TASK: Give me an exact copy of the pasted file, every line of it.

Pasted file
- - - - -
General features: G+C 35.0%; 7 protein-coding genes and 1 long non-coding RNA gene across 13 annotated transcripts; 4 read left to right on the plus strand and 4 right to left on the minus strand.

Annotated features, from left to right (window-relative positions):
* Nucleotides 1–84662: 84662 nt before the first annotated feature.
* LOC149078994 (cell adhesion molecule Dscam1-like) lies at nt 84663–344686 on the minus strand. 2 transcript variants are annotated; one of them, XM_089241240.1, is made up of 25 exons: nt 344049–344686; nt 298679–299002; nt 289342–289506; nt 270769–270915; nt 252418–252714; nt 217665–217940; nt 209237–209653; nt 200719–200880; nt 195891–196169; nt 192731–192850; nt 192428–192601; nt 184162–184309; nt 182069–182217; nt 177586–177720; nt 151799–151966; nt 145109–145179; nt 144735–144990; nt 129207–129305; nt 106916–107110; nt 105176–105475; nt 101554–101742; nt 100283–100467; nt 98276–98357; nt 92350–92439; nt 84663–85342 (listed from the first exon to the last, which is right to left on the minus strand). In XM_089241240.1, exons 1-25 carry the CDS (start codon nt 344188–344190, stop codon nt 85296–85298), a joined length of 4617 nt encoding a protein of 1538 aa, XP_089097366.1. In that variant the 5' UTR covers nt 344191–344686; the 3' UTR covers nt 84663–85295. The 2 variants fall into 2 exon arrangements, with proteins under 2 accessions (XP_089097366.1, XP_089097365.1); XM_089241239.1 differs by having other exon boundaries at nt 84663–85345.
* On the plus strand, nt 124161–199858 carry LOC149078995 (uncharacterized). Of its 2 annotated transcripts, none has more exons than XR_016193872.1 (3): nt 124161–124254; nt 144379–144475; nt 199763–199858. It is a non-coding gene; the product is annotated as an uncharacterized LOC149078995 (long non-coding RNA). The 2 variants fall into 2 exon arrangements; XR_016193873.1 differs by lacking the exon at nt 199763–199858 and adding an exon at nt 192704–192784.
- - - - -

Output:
General features: G+C 35.0%; 7 protein-coding genes and 1 long non-coding RNA gene across 13 annotated transcripts; 4 read left to right on the plus strand and 4 right to left on the minus strand.

Annotated features, from left to right (window-relative positions):
* Nucleotides 1–84662: 84662 nt before the first annotated feature.
* LOC149078994 (cell adhesion molecule Dscam1-like) lies at nt 84663–344686 on the minus strand. 2 transcript variants are annotated; one of them, XM_089241240.1, is made up of 25 exons: nt 344049–344686; nt 298679–299002; nt 289342–289506; nt 270769–270915; nt 252418–252714; nt 217665–217940; nt 209237–209653; nt 200719–200880; nt 195891–196169; nt 192731–192850; nt 192428–192601; nt 184162–184309; nt 182069–182217; nt 177586–177720; nt 151799–151966; nt 145109–145179; nt 144735–144990; nt 129207–129305; nt 106916–107110; nt 105176–105475; nt 101554–101742; nt 100283–100467; nt 98276–98357; nt 92350–92439; nt 84663–85342 (listed from the first exon to the last, which is right to left on the minus strand). In XM_089241240.1, exons 1-25 carry the CDS (start codon nt 344188–344190, stop codon nt 85296–85298), a joined length of 4617 nt encoding a protein of 1538 aa, XP_089097366.1. In that variant the 5' UTR covers nt 344191–344686; the 3' UTR covers nt 84663–85295. The 2 variants fall into 2 exon arrangements, with proteins under 2 accessions (XP_089097366.1, XP_089097365.1); XM_089241239.1 differs by having other exon boundaries at nt 84663–85345.
* On the plus strand, nt 124161–199858 carry LOC149078995 (uncharacterized). Of its 2 annotated transcripts, none has more exons than XR_016193872.1 (3): nt 124161–124254; nt 144379–144475; nt 199763–199858. It is a non-coding gene; the product is annotated as an uncharacterized LOC149078995 (long non-coding RNA). The 2 variants fall into 2 exon arrangements; XR_016193873.1 differs by lacking the exon at nt 199763–199858 and adding an exon at nt 192704–192784.